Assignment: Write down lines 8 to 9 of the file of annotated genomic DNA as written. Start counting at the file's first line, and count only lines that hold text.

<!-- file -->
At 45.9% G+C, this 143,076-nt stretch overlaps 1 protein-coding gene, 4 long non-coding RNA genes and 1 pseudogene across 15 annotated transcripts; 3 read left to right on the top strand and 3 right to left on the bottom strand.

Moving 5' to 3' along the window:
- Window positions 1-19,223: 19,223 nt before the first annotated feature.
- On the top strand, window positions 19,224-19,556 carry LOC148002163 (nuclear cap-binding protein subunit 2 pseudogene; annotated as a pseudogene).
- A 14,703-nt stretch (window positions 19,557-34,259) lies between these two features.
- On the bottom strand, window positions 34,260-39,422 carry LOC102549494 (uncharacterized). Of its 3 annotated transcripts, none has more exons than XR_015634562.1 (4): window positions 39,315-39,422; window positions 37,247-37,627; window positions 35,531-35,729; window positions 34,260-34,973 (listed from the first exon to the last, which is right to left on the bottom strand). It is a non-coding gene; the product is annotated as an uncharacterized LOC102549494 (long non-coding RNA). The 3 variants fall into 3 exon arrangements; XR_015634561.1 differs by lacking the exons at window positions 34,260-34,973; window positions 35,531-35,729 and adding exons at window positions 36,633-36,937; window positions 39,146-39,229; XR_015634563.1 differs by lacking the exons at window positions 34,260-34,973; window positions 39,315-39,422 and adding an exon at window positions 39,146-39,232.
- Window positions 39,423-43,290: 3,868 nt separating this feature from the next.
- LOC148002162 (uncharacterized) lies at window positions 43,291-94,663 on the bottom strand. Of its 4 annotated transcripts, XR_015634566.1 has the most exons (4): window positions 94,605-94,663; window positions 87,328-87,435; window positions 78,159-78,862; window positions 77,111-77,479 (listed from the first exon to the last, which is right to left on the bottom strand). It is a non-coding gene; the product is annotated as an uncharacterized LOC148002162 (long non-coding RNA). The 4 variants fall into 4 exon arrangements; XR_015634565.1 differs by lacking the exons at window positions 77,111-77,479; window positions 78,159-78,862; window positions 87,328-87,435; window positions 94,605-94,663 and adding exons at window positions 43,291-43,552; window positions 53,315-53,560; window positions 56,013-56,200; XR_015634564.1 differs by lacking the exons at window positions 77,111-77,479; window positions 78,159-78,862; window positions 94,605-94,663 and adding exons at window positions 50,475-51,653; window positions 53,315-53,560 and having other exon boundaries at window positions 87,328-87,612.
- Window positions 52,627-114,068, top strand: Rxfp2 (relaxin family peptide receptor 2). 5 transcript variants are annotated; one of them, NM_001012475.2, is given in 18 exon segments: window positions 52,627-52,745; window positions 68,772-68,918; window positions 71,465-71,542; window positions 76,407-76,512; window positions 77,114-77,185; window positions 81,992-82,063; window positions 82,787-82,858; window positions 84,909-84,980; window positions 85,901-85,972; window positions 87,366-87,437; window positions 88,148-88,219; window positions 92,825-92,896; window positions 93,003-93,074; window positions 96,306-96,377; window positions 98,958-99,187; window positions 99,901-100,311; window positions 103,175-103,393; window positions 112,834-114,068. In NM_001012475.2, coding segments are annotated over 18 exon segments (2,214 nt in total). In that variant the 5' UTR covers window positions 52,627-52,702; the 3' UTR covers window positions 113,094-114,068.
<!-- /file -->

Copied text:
- LOC148002162 (uncharacterized) lies at window positions 43,291-94,663 on the bottom strand. Of its 4 annotated transcripts, XR_015634566.1 has the most exons (4): window positions 94,605-94,663; window positions 87,328-87,435; window positions 78,159-78,862; window positions 77,111-77,479 (listed from the first exon to the last, which is right to left on the bottom strand). It is a non-coding gene; the product is annotated as an uncharacterized LOC148002162 (long non-coding RNA). The 4 variants fall into 4 exon arrangements; XR_015634565.1 differs by lacking the exons at window positions 77,111-77,479; window positions 78,159-78,862; window positions 87,328-87,435; window positions 94,605-94,663 and adding exons at window positions 43,291-43,552; window positions 53,315-53,560; window positions 56,013-56,200; XR_015634564.1 differs by lacking the exons at window positions 77,111-77,479; window positions 78,159-78,862; window positions 94,605-94,663 and adding exons at window positions 50,475-51,653; window positions 53,315-53,560 and having other exon boundaries at window positions 87,328-87,612.
- Window positions 52,627-114,068, top strand: Rxfp2 (relaxin family peptide receptor 2). 5 transcript variants are annotated; one of them, NM_001012475.2, is given in 18 exon segments: window positions 52,627-52,745; window positions 68,772-68,918; window positions 71,465-71,542; window positions 76,407-76,512; window positions 77,114-77,185; window positions 81,992-82,063; window positions 82,787-82,858; window positions 84,909-84,980; window positions 85,901-85,972; window positions 87,366-87,437; window positions 88,148-88,219; window positions 92,825-92,896; window positions 93,003-93,074; window positions 96,306-96,377; window positions 98,958-99,187; window positions 99,901-100,311; window positions 103,175-103,393; window positions 112,834-114,068. In NM_001012475.2, coding segments are annotated over 18 exon segments (2,214 nt in total). In that variant the 5' UTR covers window positions 52,627-52,702; the 3' UTR covers window positions 113,094-114,068.